Boeing Field is constantly operating from both runways at the same time. The light aircraft traffic on the short runway can co-exist with whatever is underway on the main, long runway. However, despite the clear ATC instructions, there are occasional when things don’t quite go to plan. We had a Cirrus and a Grand caravan on approach to the parallel runways. I am not certain who was at fault, but from my angle, it appeared that the Cirrus was drifting off towards the wrong runway. It corrected its path but not before the pilot of the Grand Caravan decided that things were not looking good and went around. It didn’t take them long to get back around the pattern and the second approach was incident free. I don’t know whether the controllers ended up talking to either crew or not.
A couple of years ago, I was taking a road trip across the Cascades and I came upon a large dish alongside the road. It was a surprise and ended up being a blog post. I guess it is a little less spontaneous to search out a dish but, while I was over at Middle Wallop, meeting up with my friend Paul, I knew I was near the old airfield at Chilbolton. This had been an RAF base and then was used for test flying by Supermarine and Folland. What I didn’t know until I looked it up was that the airfield was taken over for use as a radio telescope after it closed to flight operations. I decided to swing by and see the dish. As I came over the hill, I could see it in the valley but the road was narrow and there was nowhere to stop. I got to the gate and a big sign advertised that random visitors were not welcome so I had to make do with a shot from the gate.
Arriving back in Seattle from our UK vacation, we got to use the new international arrivals facility. This includes the bridge from the South Satellite. This crosses the taxiway between the two terminal buildings. It’s not like you have the time to hang around in the area and I imagine they might discourage you from doing so. However, you can grab a few shots of the aircraft beneath you while crossing. The reflections were a bit of a problem but I am not going to be there very often so make the most of it!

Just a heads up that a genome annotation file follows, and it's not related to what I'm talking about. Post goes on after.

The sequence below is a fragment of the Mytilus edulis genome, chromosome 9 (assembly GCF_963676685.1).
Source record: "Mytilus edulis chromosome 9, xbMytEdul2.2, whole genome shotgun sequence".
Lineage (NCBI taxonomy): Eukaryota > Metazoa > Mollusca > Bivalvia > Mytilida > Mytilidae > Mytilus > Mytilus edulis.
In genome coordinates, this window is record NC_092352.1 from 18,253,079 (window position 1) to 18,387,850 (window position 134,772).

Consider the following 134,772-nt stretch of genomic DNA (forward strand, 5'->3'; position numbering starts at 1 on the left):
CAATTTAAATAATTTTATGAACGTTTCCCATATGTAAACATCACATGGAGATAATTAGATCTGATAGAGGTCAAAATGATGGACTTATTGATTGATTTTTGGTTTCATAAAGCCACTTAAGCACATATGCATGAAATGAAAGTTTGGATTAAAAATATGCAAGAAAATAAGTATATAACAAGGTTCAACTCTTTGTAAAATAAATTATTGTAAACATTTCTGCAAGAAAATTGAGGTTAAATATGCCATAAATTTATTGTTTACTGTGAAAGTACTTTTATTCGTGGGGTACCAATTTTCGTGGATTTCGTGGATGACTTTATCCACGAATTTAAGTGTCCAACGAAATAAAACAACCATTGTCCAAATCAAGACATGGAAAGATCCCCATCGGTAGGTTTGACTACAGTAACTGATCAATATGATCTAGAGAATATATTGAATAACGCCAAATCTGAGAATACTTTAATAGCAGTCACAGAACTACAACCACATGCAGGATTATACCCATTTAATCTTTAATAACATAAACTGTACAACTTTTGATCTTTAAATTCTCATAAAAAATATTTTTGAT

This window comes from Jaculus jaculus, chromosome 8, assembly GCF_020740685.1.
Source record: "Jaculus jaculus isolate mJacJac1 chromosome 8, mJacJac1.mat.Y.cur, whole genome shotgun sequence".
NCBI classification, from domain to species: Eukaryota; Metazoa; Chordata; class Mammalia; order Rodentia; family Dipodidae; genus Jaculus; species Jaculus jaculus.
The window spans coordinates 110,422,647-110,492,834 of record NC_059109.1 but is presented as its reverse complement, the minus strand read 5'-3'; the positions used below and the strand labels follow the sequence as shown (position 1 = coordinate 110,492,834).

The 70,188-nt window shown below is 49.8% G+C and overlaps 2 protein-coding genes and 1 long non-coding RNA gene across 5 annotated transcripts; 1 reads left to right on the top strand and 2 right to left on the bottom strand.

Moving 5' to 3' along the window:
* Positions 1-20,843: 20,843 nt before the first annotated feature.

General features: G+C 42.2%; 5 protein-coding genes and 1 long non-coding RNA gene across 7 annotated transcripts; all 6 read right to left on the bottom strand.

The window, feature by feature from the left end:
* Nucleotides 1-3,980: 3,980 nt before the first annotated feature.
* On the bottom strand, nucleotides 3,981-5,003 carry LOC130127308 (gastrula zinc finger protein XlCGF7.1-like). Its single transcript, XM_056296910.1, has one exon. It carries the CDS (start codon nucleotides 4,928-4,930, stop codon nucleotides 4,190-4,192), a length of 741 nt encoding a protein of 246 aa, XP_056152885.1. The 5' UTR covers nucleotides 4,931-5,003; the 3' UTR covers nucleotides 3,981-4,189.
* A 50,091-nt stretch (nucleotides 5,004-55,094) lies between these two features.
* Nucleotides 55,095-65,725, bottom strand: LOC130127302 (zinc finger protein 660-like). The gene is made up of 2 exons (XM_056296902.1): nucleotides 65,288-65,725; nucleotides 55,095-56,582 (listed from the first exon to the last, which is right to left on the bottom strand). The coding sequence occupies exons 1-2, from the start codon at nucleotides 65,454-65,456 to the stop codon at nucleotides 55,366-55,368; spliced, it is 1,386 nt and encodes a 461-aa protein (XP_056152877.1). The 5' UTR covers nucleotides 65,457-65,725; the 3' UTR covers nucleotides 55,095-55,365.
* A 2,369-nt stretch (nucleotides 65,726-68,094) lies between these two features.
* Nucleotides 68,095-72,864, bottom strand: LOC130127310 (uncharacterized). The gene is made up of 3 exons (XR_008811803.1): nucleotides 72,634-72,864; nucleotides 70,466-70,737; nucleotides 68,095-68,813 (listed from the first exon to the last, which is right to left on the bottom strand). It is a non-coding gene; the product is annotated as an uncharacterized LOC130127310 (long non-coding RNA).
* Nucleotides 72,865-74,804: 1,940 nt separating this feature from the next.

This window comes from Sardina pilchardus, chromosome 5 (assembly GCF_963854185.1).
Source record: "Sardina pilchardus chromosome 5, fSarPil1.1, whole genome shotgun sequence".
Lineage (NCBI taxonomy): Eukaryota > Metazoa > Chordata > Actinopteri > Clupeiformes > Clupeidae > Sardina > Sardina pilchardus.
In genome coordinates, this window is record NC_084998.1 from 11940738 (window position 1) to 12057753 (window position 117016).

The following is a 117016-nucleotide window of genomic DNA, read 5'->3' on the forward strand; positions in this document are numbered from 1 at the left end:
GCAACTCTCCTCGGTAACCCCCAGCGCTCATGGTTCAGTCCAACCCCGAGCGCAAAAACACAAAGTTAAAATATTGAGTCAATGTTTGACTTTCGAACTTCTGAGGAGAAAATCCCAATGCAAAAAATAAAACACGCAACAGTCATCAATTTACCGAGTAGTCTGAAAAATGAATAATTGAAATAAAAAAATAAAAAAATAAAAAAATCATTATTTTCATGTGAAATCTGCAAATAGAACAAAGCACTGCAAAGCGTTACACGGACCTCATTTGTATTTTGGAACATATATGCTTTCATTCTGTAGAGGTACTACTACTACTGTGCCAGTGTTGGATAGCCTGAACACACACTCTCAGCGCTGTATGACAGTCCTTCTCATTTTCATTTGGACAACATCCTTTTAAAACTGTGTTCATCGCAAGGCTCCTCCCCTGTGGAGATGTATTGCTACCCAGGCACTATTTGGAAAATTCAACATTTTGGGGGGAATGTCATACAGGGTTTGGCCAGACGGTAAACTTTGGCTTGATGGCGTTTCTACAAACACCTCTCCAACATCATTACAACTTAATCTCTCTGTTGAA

A short distance from Winchester is the little town of Alresford. I had flown over it as a youngster but had never actually visited and, when our friends suggested it as a good place to meet up while we were visiting, we went with their suggestion. The center of the town is quite picturesque but some of the older parts of the town are just too like a postcard to be credible. The oldest buildings include some down by the river where the old mill was. As you walked along the path by the water, it was hard to believe that some of these buildings hadn’t been created by a set designer for a period drama. This was a theme for our whole visit with so many villages with postcard-like houses.
The development of the Vulcan required a lot of concept testing before the full size jets were built. Avro built a series of smaller scale delta winged jets to work out some of the issues under the name Avro 707. One of these lives at Old Sarum in the Boscombe Down Aviation Collection. It is painted a bright orange color and, while tucked in a dark hangar, it still looks striking. It would be great to get some elevation to show off the delta planform of the jet but still happy to have managed to see it. I was rather close to it so needed to shoot a variety of shots to stitch together afterwards which only worked so well.
When watching the herons hunting in Juanita Bay, you never know exactly what they are going to catch. Something like a stickleback will be a relatively easy thing for them to swallow once they have caught it. On one occasion, though, a heron caught something a little longer. I am not good with different fish so can’t tell you what it was but it had a long body and a tail with some power. The heron had the front of the fish in its beak but the back end was still flailing around. The heron was hoping to win the battle but the fish made sure to give it some healthy whacks around the head before it finally succumbed.